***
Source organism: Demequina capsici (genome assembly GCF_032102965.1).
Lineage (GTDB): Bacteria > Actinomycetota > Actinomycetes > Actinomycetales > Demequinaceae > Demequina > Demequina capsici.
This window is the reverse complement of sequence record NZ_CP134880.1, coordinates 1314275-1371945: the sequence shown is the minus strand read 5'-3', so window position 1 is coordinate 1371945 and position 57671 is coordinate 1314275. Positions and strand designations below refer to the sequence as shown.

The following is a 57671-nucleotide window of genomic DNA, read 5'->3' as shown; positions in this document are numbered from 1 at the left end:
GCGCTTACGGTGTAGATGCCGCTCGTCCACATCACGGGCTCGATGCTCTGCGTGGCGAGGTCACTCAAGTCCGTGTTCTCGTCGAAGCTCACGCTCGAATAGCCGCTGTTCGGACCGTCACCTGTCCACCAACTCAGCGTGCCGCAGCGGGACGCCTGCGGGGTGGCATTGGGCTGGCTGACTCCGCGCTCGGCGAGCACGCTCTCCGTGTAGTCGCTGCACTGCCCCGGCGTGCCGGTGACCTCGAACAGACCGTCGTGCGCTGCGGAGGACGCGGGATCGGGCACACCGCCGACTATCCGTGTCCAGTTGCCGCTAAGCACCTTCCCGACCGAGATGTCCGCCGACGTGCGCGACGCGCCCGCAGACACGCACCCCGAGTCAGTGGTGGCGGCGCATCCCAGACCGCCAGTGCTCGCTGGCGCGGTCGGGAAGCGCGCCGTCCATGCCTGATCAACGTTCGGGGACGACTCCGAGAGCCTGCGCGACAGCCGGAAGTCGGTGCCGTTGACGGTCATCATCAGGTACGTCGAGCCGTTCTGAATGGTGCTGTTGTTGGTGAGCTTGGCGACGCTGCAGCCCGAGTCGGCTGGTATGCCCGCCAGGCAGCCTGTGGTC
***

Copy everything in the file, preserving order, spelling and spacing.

Source organism: Demequina capsici (genome assembly GCF_032102965.1).
Lineage (GTDB): Bacteria > Actinomycetota > Actinomycetes > Actinomycetales > Demequinaceae > Demequina > Demequina capsici.
This window is the reverse complement of sequence record NZ_CP134880.1, coordinates 1314275-1371945: the sequence shown is the minus strand read 5'-3', so window position 1 is coordinate 1371945 and position 57671 is coordinate 1314275. Positions and strand designations below refer to the sequence as shown.

The following is a 57671-nucleotide window of genomic DNA, read 5'->3' as shown; positions in this document are numbered from 1 at the left end:
GCGCTTACGGTGTAGATGCCGCTCGTCCACATCACGGGCTCGATGCTCTGCGTGGCGAGGTCACTCAAGTCCGTGTTCTCGTCGAAGCTCACGCTCGAATAGCCGCTGTTCGGACCGTCACCTGTCCACCAACTCAGCGTGCCGCAGCGGGACGCCTGCGGGGTGGCATTGGGCTGGCTGACTCCGCGCTCGGCGAGCACGCTCTCCGTGTAGTCGCTGCACTGCCCCGGCGTGCCGGTGACCTCGAACAGACCGTCGTGCGCTGCGGAGGACGCGGGATCGGGCACACCGCCGACTATCCGTGTCCAGTTGCCGCTAAGCACCTTCCCGACCGAGATGTCCGCCGACGTGCGCGACGCGCCCGCAGACACGCACCCCGAGTCAGTGGTGGCGGCGCATCCCAGACCGCCAGTGCTCGCTGGCGCGGTCGGGAAGCGCGCCGTCCATGCCTGATCAACGTTCGGGGACGACTCCGAGAGCCTGCGCGACAGCCGGAAGTCGGTGCCGTTGACGGTCATCATCAGGTACGTCGAGCCGTTCTGAATGGTGCTGTTGTTGGTGAGCTTGGCGACGCTGCAGCCCGAGTCGGCTGGTATGCCCGCCAGGCAGCCTGTGGTC